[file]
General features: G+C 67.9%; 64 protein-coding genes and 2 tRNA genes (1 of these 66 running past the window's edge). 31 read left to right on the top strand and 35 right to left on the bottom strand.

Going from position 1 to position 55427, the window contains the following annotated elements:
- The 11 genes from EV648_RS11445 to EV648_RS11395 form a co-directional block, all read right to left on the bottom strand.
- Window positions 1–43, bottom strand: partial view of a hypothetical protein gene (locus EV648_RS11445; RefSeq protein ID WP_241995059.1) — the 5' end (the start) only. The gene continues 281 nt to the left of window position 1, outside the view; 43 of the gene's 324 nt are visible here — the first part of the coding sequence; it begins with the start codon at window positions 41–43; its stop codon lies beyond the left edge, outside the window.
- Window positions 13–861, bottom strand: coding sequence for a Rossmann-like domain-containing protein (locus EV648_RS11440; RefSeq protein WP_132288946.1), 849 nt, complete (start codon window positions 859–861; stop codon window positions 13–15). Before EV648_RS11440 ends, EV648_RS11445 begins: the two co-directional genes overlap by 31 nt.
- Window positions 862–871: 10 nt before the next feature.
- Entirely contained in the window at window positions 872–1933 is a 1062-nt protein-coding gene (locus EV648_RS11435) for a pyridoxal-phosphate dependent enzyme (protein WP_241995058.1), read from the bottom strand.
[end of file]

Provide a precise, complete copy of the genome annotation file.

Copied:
General features: G+C 67.9%; 64 protein-coding genes and 2 tRNA genes (1 of these 66 running past the window's edge). 31 read left to right on the top strand and 35 right to left on the bottom strand.

Going from position 1 to position 55427, the window contains the following annotated elements:
- The 11 genes from EV648_RS11445 to EV648_RS11395 form a co-directional block, all read right to left on the bottom strand.
- Window positions 1–43, bottom strand: partial view of a hypothetical protein gene (locus EV648_RS11445; RefSeq protein ID WP_241995059.1) — the 5' end (the start) only. The gene continues 281 nt to the left of window position 1, outside the view; 43 of the gene's 324 nt are visible here — the first part of the coding sequence; it begins with the start codon at window positions 41–43; its stop codon lies beyond the left edge, outside the window.
- Window positions 13–861, bottom strand: coding sequence for a Rossmann-like domain-containing protein (locus EV648_RS11440; RefSeq protein WP_132288946.1), 849 nt, complete (start codon window positions 859–861; stop codon window positions 13–15). Before EV648_RS11440 ends, EV648_RS11445 begins: the two co-directional genes overlap by 31 nt.
- Window positions 862–871: 10 nt before the next feature.
- Entirely contained in the window at window positions 872–1933 is a 1062-nt protein-coding gene (locus EV648_RS11435) for a pyridoxal-phosphate dependent enzyme (protein WP_241995058.1), read from the bottom strand.